During that spring and summer I thought long and hard about my growing feelings for running. I knew if I chose cross country that fall my friends wouldn’t encourage my relationship with running. My friends played volleyball. Running didn’t fit into the mix I was supposed to be in. That summer I trained to be in shape for whatever sport I might end up with. Most of those training mornings involved running 2-4 miles. In my heart I knew I couldn’t deny my feelings. Even if it was the unpopular choice, I couldn’t ignore my discontent with volleyball.

2012-12-16 17.53.28

I’m in the back (right).

That fall I showed up for my first cross country practice nervous, excited, and hopeful that it would work out between us. It is scary to put your feelings out there and go for it. I could tell my coaches weren’t sure what they were going to get from the new addition junior. After our first practice I think I gave them a clue as I was able to easily run with the varsity girls returning from last year.

Cross country was hard and challenging nearly everyday, and I loved it. During my first season of CC I pushed through side aches, 800m and mile repeats, tempo runs, long runs, and all the aches and pains associated with it. I made friends with a group of great people I would have never hung out with had it not been for CC.  I had the experience of our team winning our conference championship twice and almost making it to state.  Track became more fun, too, as I was now in longer distance events.  Our 4x800m relay broke a school record, a conference meet record, and ran at sectionals.  All of these successes showed my that in life you get what you put in.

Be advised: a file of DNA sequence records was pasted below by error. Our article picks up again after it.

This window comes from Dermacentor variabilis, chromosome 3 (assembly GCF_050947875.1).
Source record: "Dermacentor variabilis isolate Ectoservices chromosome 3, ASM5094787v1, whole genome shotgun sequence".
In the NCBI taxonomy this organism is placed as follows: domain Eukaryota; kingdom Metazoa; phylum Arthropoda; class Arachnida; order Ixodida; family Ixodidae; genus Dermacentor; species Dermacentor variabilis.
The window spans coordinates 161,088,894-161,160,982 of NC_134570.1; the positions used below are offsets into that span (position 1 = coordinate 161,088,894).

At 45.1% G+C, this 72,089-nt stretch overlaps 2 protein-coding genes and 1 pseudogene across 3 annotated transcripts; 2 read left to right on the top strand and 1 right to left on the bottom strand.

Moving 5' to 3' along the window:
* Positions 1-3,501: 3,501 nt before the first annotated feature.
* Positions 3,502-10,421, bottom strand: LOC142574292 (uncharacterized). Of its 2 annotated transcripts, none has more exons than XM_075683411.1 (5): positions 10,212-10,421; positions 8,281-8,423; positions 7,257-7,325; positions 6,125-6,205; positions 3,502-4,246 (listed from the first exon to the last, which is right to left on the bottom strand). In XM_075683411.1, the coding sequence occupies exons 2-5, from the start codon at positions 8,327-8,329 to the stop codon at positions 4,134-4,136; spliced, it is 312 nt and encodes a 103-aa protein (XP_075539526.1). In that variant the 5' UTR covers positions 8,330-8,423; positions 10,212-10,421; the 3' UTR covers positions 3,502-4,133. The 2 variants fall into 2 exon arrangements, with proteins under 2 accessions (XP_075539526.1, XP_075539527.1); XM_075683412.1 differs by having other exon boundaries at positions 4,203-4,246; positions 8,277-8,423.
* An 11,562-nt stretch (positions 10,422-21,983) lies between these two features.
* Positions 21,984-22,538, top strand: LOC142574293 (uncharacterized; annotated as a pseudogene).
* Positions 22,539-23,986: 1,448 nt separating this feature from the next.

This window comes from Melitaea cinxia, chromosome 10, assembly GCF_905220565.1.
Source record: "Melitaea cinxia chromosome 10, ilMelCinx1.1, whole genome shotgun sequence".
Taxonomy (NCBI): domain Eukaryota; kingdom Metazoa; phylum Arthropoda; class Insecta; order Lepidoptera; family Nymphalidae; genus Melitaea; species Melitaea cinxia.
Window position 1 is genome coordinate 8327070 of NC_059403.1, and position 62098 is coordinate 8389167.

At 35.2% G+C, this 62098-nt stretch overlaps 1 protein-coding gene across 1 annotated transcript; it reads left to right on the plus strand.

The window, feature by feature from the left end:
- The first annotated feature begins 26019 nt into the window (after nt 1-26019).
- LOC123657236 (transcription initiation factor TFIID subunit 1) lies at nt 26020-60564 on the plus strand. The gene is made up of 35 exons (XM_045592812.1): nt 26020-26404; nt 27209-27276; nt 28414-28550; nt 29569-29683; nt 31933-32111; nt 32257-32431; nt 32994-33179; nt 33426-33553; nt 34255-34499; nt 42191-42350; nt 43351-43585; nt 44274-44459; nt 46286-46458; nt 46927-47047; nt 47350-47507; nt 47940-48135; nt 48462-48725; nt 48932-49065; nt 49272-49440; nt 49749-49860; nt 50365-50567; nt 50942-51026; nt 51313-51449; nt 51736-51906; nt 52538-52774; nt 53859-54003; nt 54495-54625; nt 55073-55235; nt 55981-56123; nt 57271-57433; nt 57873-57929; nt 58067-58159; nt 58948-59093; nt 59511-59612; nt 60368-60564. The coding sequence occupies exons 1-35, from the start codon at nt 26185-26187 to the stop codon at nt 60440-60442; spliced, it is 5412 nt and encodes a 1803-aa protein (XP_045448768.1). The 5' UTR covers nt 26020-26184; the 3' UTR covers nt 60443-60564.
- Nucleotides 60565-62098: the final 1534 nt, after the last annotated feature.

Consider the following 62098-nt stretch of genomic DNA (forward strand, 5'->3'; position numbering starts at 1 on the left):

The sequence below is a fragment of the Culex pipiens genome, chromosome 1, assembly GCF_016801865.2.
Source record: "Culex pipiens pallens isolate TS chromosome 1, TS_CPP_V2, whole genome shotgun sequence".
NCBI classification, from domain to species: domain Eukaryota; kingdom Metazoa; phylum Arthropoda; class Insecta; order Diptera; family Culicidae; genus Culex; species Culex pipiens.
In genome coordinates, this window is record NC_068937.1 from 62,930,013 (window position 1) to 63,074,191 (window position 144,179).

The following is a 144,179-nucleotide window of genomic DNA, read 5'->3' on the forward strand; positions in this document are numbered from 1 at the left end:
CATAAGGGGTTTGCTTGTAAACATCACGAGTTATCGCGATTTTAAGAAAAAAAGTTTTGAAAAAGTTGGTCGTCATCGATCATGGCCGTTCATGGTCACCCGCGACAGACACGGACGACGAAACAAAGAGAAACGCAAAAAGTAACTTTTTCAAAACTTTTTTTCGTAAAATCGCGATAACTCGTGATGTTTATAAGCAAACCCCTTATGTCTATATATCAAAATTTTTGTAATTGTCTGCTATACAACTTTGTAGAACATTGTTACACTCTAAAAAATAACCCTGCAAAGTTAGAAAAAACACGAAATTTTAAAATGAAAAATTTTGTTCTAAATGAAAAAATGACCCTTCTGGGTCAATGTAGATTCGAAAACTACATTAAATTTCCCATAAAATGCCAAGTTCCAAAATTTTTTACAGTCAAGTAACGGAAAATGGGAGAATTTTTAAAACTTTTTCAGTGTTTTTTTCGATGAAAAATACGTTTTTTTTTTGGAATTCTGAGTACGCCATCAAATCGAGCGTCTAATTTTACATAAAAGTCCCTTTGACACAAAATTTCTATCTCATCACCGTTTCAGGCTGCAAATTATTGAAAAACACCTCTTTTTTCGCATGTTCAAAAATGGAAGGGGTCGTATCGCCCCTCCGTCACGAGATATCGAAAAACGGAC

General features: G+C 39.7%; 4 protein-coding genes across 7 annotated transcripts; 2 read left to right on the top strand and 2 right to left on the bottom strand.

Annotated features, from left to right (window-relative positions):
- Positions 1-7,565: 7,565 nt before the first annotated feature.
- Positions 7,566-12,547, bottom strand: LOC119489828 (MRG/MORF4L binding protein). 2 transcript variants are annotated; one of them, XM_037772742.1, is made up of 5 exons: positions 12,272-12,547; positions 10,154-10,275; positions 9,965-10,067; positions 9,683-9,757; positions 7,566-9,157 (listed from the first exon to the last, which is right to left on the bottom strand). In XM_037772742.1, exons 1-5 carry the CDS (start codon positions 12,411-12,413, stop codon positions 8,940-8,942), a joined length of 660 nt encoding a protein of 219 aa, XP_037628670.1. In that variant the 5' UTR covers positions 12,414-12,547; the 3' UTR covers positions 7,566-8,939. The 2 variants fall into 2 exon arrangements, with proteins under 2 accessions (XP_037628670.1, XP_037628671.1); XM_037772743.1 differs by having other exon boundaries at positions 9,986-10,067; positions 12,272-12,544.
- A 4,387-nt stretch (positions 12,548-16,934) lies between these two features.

I saw myself develop a confidence I didn’t know I had, a sense of self-esteem that was hidden by former insecurities, and success I didn’t know I was capable of. I fell completely, madly and totally in love…with running! Taking the leap into running meant giving up worries and fears of what others might think, and picking something for myself-it is and was undeniably the best choice I ever could have made.


Proof that I’ve always turned my legs in when running. I’m getting better though.

Falling so deep for running meant I saw my friends less during CC, which was probably for the better-they couldn’t begin to understand my relationship with running, most still can’t today. It meant I missed out on some social events others were in, but I attended gatherings I wouldn’t have had the chance, too. It sort of marked the beginning of my two identities-Sarah the Runner and Sarah the other Person. Some people know that I’m a runner (okay most people), but some have no idea. I don’t usually go around proudly stating my love for the sport that so many loathe and hate.